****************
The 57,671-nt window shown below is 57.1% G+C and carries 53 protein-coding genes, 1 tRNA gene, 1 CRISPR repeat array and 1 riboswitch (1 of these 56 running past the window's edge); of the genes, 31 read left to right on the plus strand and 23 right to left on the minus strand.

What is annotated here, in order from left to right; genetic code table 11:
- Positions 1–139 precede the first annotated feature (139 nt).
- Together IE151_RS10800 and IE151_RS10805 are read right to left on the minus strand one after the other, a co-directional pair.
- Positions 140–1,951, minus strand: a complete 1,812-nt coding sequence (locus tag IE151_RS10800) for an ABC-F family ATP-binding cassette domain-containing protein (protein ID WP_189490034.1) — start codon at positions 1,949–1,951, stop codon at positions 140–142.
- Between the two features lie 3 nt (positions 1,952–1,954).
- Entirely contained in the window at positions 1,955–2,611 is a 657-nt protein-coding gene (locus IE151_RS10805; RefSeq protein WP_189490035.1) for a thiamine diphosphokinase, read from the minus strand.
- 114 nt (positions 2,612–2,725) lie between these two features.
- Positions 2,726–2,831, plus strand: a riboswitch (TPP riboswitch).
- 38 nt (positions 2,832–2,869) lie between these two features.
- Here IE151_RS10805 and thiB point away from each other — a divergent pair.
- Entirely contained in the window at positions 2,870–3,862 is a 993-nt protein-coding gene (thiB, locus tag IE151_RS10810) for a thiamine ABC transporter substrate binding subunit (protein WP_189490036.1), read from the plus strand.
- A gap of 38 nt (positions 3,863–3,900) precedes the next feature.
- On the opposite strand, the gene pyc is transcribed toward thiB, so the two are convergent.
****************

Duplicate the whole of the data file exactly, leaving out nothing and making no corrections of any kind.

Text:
The 57,671-nt window shown below is 57.1% G+C and carries 53 protein-coding genes, 1 tRNA gene, 1 CRISPR repeat array and 1 riboswitch (1 of these 56 running past the window's edge); of the genes, 31 read left to right on the plus strand and 23 right to left on the minus strand.

What is annotated here, in order from left to right; genetic code table 11:
- Positions 1–139 precede the first annotated feature (139 nt).
- Together IE151_RS10800 and IE151_RS10805 are read right to left on the minus strand one after the other, a co-directional pair.
- Positions 140–1,951, minus strand: a complete 1,812-nt coding sequence (locus tag IE151_RS10800) for an ABC-F family ATP-binding cassette domain-containing protein (protein ID WP_189490034.1) — start codon at positions 1,949–1,951, stop codon at positions 140–142.
- Between the two features lie 3 nt (positions 1,952–1,954).
- Entirely contained in the window at positions 1,955–2,611 is a 657-nt protein-coding gene (locus IE151_RS10805; RefSeq protein WP_189490035.1) for a thiamine diphosphokinase, read from the minus strand.
- 114 nt (positions 2,612–2,725) lie between these two features.
- Positions 2,726–2,831, plus strand: a riboswitch (TPP riboswitch).
- 38 nt (positions 2,832–2,869) lie between these two features.
- Here IE151_RS10805 and thiB point away from each other — a divergent pair.
- Entirely contained in the window at positions 2,870–3,862 is a 993-nt protein-coding gene (thiB, locus tag IE151_RS10810) for a thiamine ABC transporter substrate binding subunit (protein WP_189490036.1), read from the plus strand.
- A gap of 38 nt (positions 3,863–3,900) precedes the next feature.
- On the opposite strand, the gene pyc is transcribed toward thiB, so the two are convergent.